Do you avoid networking because you don’t have conversation starters or closings? Get ideas for how to start networking conversations, questions to ask during informational meetings and how to close a networking conversation.
In this article, you’ll get 40 conversation starters, 12 informational meeting questions and 4 conversation closers which may just give you the confidence to reach out and network!
Bonus: There are 5 recommended action items to help you network more strategically!
Is Networking A Barrier?
Knowing the right thing to say can make all the difference. If you dread networking, you aren’t alone. In fact, Lee Hecht Harrison surveyed 440 U.S job seekers via an online poll asking,
“What area of job search networking is most frequently holding you back?”
The survey found these were the top reasons people didn’t network:
- Identifying potential networking partners 31%
- Lack of clear strategy at networking meetings 25%
- Making initial contact via phone or email 24%
- Lacking confidence at group networking events 19%
How To Start A Conversation
Networking can be stressful- but it doesn’t have to be if you try using some of these suggested conversation starters. Build your repertoire by adding or testing out some of these:
Any group event
I know, right now we are in the middle of a pandemic and we aren’t attending group events in person. However, there are online group events (webinars, training, networking meetups and other opportunities to meet new people online).
- What brought you here today?
- How’s your week going?
- What do you have planned for the weekend?
At a conference with speakers
Again, online conferences have replaced in-person events, but you can still engage in chat or video conversations.
- What did you think of the speaker?
- What part of the talk really resonated with you?
- What prompted you to come here today?
- Have you been to one of these before?
- What’s been the best session for you?
- Who have you enjoyed the meeting so far?
- What session are you most looking forward to?
Looking for more? The Muse lists 30 Brilliant Networking Conversation Starters.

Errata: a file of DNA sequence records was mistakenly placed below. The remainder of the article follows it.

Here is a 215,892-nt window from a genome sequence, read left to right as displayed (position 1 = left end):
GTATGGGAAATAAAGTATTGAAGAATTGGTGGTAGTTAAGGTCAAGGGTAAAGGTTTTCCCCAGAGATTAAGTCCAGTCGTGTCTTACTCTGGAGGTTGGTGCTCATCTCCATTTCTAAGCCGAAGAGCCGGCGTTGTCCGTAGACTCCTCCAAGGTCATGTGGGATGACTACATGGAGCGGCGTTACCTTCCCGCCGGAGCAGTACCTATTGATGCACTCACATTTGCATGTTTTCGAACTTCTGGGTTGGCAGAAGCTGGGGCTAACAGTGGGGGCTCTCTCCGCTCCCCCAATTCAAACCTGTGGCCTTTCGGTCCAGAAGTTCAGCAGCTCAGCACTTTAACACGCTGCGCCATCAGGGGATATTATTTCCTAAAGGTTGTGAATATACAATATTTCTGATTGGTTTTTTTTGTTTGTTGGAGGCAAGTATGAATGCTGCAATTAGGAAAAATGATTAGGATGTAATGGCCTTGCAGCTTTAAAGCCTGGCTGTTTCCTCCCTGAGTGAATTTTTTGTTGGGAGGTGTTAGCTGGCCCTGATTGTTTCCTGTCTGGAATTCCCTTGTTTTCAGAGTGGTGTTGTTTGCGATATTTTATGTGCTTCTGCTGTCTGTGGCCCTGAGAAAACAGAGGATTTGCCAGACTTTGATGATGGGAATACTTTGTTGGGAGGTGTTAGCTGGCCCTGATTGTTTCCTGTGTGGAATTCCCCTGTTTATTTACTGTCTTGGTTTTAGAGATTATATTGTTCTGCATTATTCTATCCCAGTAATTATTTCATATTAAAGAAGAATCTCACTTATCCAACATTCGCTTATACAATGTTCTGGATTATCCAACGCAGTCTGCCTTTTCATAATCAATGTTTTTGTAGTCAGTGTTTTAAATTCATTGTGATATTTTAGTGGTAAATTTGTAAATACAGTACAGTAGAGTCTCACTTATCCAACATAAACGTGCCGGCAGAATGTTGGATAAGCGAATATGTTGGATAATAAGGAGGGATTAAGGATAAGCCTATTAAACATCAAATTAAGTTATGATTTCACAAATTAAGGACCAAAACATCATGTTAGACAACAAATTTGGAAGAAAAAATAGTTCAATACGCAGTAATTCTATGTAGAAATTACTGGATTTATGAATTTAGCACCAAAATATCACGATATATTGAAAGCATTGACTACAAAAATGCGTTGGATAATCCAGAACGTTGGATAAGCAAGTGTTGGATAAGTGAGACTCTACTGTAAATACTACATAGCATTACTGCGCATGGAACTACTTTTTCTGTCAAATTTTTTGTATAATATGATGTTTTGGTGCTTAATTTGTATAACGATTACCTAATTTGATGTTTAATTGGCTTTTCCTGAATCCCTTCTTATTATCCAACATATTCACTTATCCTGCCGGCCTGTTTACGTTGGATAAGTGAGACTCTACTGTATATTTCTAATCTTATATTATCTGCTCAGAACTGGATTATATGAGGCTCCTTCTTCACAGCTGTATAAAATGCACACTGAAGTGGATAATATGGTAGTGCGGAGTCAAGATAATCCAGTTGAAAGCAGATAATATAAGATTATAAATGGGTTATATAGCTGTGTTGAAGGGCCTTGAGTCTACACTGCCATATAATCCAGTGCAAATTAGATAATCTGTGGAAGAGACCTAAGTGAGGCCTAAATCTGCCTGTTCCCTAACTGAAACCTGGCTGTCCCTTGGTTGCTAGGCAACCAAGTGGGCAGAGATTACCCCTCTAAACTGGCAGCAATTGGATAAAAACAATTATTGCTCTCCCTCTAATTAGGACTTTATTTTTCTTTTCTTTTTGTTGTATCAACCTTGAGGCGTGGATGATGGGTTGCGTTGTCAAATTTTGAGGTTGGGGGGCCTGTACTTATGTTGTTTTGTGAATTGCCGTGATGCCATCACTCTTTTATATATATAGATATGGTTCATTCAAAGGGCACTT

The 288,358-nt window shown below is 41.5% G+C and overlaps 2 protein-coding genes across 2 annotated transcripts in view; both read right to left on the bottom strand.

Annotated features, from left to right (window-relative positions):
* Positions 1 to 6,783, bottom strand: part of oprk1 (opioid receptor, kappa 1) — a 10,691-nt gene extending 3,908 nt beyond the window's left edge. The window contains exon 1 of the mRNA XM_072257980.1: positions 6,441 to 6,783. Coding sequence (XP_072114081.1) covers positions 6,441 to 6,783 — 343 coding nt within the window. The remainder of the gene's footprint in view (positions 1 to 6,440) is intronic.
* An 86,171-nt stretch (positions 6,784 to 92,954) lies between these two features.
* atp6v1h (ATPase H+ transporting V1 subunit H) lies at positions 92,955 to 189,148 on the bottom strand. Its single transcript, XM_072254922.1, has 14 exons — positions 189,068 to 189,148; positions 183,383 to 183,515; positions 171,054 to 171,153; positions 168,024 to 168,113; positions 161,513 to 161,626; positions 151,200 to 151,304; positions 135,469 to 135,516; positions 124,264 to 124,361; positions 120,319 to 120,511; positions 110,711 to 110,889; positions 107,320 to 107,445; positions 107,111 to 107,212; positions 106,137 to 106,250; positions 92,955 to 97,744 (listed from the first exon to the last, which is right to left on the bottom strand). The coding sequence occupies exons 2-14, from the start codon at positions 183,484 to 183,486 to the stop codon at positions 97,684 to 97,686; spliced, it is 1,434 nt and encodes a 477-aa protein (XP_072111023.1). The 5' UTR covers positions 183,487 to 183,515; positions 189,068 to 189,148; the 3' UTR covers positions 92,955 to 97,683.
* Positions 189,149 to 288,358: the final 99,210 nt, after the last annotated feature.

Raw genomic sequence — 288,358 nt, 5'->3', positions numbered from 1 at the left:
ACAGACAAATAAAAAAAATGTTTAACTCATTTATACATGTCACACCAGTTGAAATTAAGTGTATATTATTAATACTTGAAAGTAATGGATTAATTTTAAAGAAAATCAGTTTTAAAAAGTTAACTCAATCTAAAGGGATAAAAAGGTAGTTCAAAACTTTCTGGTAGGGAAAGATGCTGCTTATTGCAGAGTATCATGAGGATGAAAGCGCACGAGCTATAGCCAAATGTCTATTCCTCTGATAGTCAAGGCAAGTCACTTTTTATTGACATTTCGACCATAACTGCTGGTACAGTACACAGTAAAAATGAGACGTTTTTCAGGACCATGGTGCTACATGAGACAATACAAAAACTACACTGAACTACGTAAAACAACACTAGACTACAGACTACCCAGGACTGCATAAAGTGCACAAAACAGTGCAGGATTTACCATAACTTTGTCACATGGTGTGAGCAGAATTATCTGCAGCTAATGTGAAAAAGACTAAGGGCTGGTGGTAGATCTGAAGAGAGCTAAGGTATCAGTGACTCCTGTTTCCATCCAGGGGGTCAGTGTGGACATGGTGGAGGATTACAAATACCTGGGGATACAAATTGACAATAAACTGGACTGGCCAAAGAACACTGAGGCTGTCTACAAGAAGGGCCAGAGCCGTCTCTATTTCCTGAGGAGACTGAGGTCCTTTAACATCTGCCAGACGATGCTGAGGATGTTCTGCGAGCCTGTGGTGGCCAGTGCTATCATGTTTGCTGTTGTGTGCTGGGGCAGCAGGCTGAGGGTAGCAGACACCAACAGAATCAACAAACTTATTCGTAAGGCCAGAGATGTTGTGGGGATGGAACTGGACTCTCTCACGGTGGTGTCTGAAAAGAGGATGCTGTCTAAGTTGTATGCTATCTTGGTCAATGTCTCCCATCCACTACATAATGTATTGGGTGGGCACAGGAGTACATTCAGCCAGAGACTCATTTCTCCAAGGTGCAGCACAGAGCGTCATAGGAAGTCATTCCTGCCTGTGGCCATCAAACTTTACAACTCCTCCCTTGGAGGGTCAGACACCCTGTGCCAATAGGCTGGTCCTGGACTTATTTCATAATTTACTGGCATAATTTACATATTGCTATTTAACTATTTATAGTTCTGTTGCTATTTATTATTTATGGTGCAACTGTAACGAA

Questions for An Informational Meeting
Before you reach out for an informational meeting, you need to know something about the person, their background and how you think they can help you. Create a list of questions you would like their opinions, advice or insights on. These may help get you started:
Gather Career Path Information
- Tell me about your career path. How did you get to where you are today?
- Why did this type of work interest you?
- What do you know now that you wish you knew when you were entering this field, but didn’t?
- What publications, professional associations, or events should I check out for additional information on this field?
- Who else do you think I should speak with?
Gather Company Information
- What do you think the company will look like 5 years from now?
- What trends do you see in the future that will affect your organization and industry?
- What is the greatest demand for your services or product?
- How do you differ from your competition?
- If this company was known for 3 things as a workplace, what do you think those 3 would be?
- What are the qualities of people who perform best in this business?
- How do you think most of the employees would describe this workplace?
How To Close A Conversation
If you find yourself trapped or just wanting to end a conversation, you may want to try some of the networking closings below.
Keep in mind, especially if you are an introvert, your mission is to begin the foundation for a relationship. You most likely can’t dig as deep as you would like and still meet everyone you had planned on meeting. And leaving a conversation shouldn’t feel like the end. You want to be able to continue it at a later time.
Tim Tyrell-Smith, a job search coach/marketer, provides recommendations for how to “close” a conversation with someone you’ve just met. Here are some examples:
“It’s been great talking with you. Can you introduce me to anyone else here who might make a good connection for me?
“Thanks for answering all my questions. You’ve been great! Would you be open to a follow-up meeting over coffee?
“I appreciate your time. I’d love to meet a few more people tonight. Is there anything I can do for you before we move on?”
“Thanks for the time. Seems like we have a lot in common. Can I send you a LinkedIn invitation?”
BONUS: Do You Want To Network More?
Try setting some of these goals for yourself:
- Identify 5 people you would like to meet over the next month
- Attend one professional association meeting
- Practice asking new types of questions at your next meeting to find something in common
- Listen for opportunities to offer help, share information, or introduce them to someone
- Proactively show your appreciation/gratitude to 5 people next week by sending them a thank you or shoutout on LinkedIn